May 17, 2018

Antitrust: HSR’s Net Catches More than “Purchases”

Most companies have the need for an HSR filing on their checklist whenever they have a sizeable M&A transaction on the horizon.  But the FTC recently posted guidance on its blog reminding companies that conventional purchase transactions aren’t the only ones that may give rise to an HSR reporting obligation. This excerpt provides some examples of other transactions that may trigger a filing:

Exchange of one type of interest in a company for another – Acquisition of some kinds of interests in companies are reportable, while others are not. If you exchange one type of interest for another, that acquisition may be subject to HSR reporting and waiting requirements even though you’re exchanging one interest for another in the same company. For example, in 2013 Berkshire Hathaway exchanged convertible notes of USG Corporation for voting securities of USG Corporation. Even though both interests were in the same company, the conversion required an HSR filing. But Berkshire Hathaway’s compliance program missed it, and Berkshire Hathaway paid a civil penalty for the violation.

Backside acquisitions – When one corporation buys another, consideration often comes in the form of voting securities of the buyer. For example, Corporation A may buy Corporation B for cash and a certain number of shares in Corporation A. The payment of Company A shares to the target’s shareholders is known as a “backside transaction.” If you hold shares of company B and will end up holding shares of A as part of a backside transaction, you may have to file and observe the waiting period before acquiring these new shares.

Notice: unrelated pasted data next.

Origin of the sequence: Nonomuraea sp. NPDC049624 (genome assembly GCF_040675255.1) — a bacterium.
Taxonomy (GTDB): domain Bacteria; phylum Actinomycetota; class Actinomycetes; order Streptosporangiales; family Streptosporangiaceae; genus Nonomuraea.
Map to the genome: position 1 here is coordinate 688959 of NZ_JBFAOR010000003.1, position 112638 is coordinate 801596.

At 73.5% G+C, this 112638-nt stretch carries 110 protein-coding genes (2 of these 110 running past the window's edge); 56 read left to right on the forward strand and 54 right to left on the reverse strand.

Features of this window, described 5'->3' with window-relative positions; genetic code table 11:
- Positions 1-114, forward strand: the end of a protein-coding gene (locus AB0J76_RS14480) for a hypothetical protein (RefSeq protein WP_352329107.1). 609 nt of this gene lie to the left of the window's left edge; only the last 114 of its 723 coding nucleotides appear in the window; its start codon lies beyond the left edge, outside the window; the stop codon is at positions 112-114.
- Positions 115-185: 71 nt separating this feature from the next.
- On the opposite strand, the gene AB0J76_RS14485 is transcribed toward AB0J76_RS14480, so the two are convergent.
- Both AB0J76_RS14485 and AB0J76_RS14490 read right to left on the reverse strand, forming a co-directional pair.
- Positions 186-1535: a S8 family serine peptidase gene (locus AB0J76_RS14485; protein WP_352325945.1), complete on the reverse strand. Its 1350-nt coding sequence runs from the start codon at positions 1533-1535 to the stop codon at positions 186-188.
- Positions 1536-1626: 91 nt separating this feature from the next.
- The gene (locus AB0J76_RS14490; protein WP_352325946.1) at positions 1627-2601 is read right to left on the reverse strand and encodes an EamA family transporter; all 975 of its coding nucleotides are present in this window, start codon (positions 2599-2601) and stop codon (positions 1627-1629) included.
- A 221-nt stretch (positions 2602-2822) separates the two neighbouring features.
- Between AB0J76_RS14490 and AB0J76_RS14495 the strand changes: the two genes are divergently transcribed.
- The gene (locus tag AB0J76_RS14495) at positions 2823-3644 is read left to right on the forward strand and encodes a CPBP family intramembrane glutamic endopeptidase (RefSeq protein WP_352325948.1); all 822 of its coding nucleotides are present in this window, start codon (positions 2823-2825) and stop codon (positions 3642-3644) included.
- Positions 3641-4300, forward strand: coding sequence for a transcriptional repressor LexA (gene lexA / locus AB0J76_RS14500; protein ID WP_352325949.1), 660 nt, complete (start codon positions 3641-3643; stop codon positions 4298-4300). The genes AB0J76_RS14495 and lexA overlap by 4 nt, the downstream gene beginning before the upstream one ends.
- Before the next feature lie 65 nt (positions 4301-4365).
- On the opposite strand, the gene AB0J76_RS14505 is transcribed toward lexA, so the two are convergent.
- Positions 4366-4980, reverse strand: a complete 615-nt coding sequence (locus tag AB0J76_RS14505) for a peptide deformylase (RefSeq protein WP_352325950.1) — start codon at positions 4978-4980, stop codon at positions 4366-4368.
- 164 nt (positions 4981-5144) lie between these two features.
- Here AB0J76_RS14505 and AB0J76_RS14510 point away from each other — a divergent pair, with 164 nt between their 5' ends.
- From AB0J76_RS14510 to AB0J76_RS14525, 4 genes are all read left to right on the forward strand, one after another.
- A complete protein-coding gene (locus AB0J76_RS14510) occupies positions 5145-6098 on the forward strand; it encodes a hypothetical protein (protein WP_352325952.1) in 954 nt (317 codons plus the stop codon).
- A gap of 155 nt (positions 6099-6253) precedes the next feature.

Consolidations and acquisition of shares in Newco – In a Consolidation, when Corporation A and Corporation B combine under a Newco that will be its own ultimate parent entity, the shareholders of A and B may receive voting securities of Newco in exchange for their shares in A or B. Similar to backside transactions, if you are going to receive shares of Newco, you may have to file for the acquisition even though no money changed hands and you took no direct action to cause the acquisition or to exchange the shares.

The blog also notes that internal reorganization transactions and compensation awards may trigger HSR filings, and reminds companies to take these situations into account in designing their compliance programs.

John Jenkins